Shawn Auger was a hockey coach, youth worker, father of three and husband. He joked earlier this month about how the novel coronavirus would spark a baby boom. Four days later, he was diagnosed with COVID-19, and 14 days after that, he was dead.
Mr. Auger was 34, making him an outlier when it comes to COVID-19 fatalities. The elderly are most at risk of severe symptoms and dying of the disease, but experts are increasingly urging young and middle-aged adults to take steps to protect themselves.
Adults under the age of 40 account for 10 per cent of hospital admissions related to coronavirus in Canada, according to the federal government. While seniors are the most vulnerable to COVID-19′s harshest symptoms, Theresa Tam, Canada’s Chief Public Health Officer, on Tuesday noted the disease, for the first time, has killed a Canadian in their 30s.
“The young are not spared from severe outcomes,” she said.
Mr. Auger died Monday. He had asthma, and such underlying health conditions amplify COVID-19 risks. The disease has killed close to 100 people in Canada, and infected more than 8,500 as of Tuesday evening. Detailed information on fatalities is limited across the country. In Quebec, no one under 60 has died of the illness, according to officials. In Ontario, officials said COVID-19 has killed three people under 60 years old.
Mr. Auger worked with youth in High Prairie, about 370 kilometres northwest of Edmonton, according to his wife, Jennifer Auger. He went to a National Hockey League game in Edmonton on March 8, and stayed in the city the following day. Officials told his wife it is also possible he was infected at the gym. Mr. Auger felt unwell on March 13, and received a positive test for COVID-19 on March 16. He was admitted to hospital shortly after.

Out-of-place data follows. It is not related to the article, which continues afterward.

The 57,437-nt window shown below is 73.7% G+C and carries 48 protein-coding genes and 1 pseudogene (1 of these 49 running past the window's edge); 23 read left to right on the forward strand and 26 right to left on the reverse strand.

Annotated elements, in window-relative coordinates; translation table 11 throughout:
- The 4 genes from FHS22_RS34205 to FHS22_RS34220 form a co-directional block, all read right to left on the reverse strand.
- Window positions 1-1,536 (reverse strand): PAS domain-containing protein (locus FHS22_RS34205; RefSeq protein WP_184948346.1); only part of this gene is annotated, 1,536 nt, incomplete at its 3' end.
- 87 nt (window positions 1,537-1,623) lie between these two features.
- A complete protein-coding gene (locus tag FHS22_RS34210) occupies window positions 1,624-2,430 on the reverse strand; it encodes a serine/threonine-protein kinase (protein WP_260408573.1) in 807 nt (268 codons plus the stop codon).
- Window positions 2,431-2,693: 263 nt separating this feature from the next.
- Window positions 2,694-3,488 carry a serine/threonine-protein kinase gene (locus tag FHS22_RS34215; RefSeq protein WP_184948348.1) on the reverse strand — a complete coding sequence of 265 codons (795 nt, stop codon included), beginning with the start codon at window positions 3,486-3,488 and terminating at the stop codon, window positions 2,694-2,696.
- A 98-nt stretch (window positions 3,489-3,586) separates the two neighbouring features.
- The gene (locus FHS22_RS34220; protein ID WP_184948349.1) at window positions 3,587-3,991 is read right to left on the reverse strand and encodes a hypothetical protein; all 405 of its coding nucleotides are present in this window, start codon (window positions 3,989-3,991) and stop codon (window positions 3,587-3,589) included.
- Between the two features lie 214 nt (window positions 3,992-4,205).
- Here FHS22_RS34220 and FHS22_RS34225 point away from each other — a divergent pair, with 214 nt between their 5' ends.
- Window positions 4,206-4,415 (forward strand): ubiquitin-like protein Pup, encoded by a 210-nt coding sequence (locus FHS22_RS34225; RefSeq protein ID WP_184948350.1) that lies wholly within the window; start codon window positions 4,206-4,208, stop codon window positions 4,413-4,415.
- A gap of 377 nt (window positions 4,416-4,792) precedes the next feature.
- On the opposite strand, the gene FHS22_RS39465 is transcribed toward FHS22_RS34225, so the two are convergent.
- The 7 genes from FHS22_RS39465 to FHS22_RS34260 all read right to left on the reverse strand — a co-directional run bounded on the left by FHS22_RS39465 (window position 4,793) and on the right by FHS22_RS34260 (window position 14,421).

"You always think, ‘What are the chances he is going to get it?' " Ms. Auger said, fighting tears. “What are the chances that he’s going to get it in a small town in northern Alberta?”
In Alberta, 49 people have been admitted to hospital because of the coronavirus, and nine of those are between the ages of 35 and 44, according to Alberta Health. That equates to about 18 per cent.
Canadians between the ages of 40 and 59 make up 37 per cent of the COVID-19 cases analyzed in the federal government’s most recent report. This cohort represents the highest proportion of Canada’s cases, followed by people between 20 and 39, who make up 29 per cent of cases.
People over the age of 60 represent roughly 30 per cent of Canada’s coronavirus cases, but make up 62 per cent of both hospital and intensive-care admissions, according to the report, which was updated Monday. It is based on data from 3,430 cases of COVID-19 in Canada.
About 86 per cent of the cases identified seven days prior to the report were related to community transmission, compared with 62 per cent since the outbreak started. Social distancing is meant to slow the spread of the disease and curb community transmission. It is, however, difficult to grasp.
“Denial is part of the human condition,” Dionne Aleman, a mechanical and industrial engineering professor at the University of Toronto, said. Her specialties include applying math to health-care information. “Being able to process risk is something humans are inherently not good at."
Younger people should not be comforted by statistics that show they are less likely to end up in hospital or die because of COVID-19, she said.
“It is like rolling a die. It might be unlikely that if I roll the die that the number one pops up, but that doesn’t mean that it is never going to happen.”
While Mr. Auger had an underlying health condition, COVID-19 has also killed healthy non-seniors in Canada. Keith Saunders, a 48-year-old grocery-store manager in Ontario, died last week. Heath officials could not trace his infection to travelling, and said he did not have underlying conditions, according to CTV.
With reports from The Canadian Press, Les Perreaux, and Laura Stone
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